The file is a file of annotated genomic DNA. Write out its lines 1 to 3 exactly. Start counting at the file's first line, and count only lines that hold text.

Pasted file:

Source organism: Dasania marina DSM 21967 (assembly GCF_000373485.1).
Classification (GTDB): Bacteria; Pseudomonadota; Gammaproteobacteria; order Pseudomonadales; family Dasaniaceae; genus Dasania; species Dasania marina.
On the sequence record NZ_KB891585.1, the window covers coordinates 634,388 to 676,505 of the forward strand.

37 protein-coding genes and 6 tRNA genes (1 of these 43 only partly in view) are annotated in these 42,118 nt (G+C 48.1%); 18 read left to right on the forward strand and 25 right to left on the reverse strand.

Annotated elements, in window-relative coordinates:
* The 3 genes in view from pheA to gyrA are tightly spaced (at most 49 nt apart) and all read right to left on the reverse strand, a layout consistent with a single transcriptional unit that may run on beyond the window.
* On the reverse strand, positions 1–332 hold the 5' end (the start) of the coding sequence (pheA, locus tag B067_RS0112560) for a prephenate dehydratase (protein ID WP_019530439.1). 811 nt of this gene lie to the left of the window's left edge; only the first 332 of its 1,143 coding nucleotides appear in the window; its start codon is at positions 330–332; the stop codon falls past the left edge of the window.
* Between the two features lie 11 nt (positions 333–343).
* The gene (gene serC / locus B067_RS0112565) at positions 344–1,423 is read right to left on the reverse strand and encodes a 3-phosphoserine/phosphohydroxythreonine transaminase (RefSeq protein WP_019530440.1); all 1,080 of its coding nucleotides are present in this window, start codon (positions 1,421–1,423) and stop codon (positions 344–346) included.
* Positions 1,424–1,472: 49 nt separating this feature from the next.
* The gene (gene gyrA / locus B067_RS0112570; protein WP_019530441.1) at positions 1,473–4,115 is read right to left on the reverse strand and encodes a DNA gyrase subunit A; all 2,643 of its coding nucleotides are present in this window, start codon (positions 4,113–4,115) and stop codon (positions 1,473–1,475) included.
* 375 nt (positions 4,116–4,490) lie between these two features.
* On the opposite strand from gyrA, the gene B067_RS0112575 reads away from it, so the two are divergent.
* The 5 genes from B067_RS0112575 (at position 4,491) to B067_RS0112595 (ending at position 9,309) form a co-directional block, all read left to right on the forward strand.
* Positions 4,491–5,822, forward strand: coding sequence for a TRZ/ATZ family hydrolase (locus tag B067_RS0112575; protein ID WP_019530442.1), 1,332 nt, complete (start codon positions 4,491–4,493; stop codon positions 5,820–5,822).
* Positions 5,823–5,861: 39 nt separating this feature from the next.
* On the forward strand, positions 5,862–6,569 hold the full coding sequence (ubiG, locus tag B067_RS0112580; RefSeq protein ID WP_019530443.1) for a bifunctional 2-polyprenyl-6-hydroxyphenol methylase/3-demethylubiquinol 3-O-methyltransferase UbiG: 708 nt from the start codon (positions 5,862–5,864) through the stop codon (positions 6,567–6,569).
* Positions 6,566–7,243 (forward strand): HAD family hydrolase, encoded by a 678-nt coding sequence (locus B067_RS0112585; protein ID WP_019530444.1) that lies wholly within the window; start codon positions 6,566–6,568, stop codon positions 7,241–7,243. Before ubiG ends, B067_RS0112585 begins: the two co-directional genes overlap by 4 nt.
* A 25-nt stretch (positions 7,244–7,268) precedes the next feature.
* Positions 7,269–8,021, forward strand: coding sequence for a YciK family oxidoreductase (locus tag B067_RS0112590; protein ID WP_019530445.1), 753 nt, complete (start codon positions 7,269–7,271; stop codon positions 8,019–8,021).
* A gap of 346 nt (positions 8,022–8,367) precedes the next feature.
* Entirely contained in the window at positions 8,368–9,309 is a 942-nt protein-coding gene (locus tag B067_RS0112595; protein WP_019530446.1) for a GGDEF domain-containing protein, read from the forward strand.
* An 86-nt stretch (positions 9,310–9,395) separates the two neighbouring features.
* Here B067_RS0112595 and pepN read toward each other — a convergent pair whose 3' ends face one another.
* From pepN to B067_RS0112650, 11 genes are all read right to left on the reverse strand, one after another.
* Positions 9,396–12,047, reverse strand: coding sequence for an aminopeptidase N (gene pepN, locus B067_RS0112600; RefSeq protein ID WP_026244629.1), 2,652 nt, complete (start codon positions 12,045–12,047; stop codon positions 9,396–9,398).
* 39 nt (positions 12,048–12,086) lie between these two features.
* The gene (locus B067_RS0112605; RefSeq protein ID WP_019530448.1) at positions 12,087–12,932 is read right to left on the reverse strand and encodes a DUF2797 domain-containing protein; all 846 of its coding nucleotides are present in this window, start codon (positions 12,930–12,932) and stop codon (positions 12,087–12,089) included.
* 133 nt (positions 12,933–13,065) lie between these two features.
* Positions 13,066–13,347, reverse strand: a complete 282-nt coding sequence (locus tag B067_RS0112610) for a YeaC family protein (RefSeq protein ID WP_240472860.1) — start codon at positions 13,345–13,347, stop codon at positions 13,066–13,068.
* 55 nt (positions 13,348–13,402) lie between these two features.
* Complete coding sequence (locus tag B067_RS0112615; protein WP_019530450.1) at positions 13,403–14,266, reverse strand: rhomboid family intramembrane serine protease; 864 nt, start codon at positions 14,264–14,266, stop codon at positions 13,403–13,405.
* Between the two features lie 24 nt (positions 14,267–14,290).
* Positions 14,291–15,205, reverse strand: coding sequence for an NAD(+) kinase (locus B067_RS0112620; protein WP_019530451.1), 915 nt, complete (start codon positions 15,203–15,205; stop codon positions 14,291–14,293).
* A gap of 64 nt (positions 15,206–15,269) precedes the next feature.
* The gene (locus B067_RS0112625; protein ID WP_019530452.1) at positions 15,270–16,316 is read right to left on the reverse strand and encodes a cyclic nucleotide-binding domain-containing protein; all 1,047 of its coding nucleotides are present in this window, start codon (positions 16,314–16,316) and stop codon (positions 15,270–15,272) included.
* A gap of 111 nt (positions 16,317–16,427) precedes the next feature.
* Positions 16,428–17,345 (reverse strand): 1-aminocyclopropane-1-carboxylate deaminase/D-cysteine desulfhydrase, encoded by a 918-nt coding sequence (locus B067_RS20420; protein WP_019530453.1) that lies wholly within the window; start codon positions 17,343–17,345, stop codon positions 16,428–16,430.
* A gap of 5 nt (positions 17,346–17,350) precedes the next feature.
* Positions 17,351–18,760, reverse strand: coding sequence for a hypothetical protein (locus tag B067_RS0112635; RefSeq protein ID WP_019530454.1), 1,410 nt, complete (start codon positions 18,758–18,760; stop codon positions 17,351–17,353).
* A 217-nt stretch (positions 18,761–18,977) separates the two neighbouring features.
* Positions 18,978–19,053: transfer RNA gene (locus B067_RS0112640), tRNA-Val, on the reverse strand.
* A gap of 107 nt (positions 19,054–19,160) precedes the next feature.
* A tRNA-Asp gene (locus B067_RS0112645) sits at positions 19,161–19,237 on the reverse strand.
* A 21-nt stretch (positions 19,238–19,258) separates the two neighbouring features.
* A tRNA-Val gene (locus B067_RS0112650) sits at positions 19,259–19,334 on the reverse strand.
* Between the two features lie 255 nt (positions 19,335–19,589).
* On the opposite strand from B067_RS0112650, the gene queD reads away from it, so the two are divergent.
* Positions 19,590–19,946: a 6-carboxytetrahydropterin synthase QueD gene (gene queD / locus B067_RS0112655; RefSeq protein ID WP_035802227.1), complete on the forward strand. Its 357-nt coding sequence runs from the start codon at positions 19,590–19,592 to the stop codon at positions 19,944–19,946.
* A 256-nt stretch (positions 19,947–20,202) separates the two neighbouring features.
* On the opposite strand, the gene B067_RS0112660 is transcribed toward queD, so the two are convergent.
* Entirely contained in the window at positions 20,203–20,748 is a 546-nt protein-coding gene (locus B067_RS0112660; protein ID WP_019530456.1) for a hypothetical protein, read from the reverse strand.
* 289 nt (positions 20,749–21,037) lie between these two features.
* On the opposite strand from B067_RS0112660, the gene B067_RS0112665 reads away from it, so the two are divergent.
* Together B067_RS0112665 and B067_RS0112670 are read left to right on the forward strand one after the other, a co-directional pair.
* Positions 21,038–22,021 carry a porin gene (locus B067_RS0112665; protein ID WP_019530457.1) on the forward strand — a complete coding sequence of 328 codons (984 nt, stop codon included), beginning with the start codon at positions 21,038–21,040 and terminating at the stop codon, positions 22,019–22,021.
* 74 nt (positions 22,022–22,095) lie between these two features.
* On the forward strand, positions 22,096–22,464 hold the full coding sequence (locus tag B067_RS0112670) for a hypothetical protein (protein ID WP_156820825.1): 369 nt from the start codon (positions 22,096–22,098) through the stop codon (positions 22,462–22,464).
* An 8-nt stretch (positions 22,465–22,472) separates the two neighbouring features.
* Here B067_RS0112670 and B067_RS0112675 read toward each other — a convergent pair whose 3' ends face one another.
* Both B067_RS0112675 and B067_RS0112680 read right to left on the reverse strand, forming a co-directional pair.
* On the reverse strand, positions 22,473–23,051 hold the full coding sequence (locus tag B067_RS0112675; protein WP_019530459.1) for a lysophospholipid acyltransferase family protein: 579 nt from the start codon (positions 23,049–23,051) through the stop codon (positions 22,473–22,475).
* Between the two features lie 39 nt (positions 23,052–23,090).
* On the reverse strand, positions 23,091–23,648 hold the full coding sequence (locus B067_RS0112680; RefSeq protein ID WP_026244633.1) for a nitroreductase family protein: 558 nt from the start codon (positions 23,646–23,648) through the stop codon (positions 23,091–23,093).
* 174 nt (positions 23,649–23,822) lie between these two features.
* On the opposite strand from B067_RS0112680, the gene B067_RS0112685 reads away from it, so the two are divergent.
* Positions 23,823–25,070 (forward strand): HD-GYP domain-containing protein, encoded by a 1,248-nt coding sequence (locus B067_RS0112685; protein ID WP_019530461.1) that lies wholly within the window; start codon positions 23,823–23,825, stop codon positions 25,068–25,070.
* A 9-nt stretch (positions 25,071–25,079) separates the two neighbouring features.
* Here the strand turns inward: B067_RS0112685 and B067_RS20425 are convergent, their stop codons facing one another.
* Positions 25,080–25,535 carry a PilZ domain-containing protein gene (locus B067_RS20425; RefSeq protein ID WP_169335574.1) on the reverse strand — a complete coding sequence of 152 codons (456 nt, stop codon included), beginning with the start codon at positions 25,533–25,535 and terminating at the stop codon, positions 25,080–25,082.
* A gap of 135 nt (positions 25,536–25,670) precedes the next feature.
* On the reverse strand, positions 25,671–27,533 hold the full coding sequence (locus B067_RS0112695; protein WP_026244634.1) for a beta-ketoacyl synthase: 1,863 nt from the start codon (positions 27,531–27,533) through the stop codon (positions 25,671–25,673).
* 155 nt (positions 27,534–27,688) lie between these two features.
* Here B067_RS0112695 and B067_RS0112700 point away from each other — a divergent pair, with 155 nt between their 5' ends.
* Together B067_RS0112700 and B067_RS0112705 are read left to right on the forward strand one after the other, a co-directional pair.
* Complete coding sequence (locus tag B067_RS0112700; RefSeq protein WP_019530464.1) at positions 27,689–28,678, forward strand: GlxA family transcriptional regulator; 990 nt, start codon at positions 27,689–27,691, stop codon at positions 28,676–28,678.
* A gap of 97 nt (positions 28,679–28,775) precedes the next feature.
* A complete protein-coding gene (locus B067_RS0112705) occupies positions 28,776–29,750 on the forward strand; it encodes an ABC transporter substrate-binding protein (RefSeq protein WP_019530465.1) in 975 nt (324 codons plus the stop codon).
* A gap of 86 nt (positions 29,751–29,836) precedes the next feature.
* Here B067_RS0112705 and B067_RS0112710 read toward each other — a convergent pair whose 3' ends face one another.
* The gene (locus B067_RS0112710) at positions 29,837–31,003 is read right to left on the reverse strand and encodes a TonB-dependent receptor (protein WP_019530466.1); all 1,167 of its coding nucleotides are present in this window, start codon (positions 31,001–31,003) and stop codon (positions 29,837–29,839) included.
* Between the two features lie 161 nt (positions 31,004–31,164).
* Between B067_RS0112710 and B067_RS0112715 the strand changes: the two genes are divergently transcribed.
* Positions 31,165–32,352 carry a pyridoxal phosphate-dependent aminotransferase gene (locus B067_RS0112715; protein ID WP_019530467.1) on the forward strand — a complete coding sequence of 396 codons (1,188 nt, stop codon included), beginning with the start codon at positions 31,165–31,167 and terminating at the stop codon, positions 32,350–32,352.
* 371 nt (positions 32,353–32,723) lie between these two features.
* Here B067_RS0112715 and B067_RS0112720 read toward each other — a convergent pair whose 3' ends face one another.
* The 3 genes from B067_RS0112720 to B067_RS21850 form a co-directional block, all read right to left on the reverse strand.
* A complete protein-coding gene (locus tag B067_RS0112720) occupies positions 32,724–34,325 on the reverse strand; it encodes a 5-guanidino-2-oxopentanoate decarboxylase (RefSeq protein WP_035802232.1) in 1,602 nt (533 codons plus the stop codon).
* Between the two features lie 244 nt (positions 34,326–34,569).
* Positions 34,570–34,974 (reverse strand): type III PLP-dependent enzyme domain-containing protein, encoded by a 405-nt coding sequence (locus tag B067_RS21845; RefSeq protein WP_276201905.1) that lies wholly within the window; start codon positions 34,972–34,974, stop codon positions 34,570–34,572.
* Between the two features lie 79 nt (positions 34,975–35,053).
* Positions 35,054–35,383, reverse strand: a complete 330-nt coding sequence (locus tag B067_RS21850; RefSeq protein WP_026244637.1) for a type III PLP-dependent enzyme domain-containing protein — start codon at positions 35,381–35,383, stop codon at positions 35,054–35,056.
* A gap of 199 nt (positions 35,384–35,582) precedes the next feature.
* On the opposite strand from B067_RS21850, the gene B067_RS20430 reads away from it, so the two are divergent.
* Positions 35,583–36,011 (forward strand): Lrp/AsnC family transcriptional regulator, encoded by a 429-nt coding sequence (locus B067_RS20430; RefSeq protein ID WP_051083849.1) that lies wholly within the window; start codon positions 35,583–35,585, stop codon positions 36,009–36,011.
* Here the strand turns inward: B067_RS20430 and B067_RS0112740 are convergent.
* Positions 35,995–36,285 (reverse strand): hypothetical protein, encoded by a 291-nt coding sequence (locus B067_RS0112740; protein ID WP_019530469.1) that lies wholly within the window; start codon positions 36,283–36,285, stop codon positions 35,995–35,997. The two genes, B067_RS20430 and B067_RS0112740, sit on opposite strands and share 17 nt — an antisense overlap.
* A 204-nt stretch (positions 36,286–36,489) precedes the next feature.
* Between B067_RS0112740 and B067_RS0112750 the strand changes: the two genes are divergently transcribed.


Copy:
Source organism: Dasania marina DSM 21967 (assembly GCF_000373485.1).
Classification (GTDB): Bacteria; Pseudomonadota; Gammaproteobacteria; order Pseudomonadales; family Dasaniaceae; genus Dasania; species Dasania marina.
On the sequence record NZ_KB891585.1, the window covers coordinates 634,388 to 676,505 of the forward strand.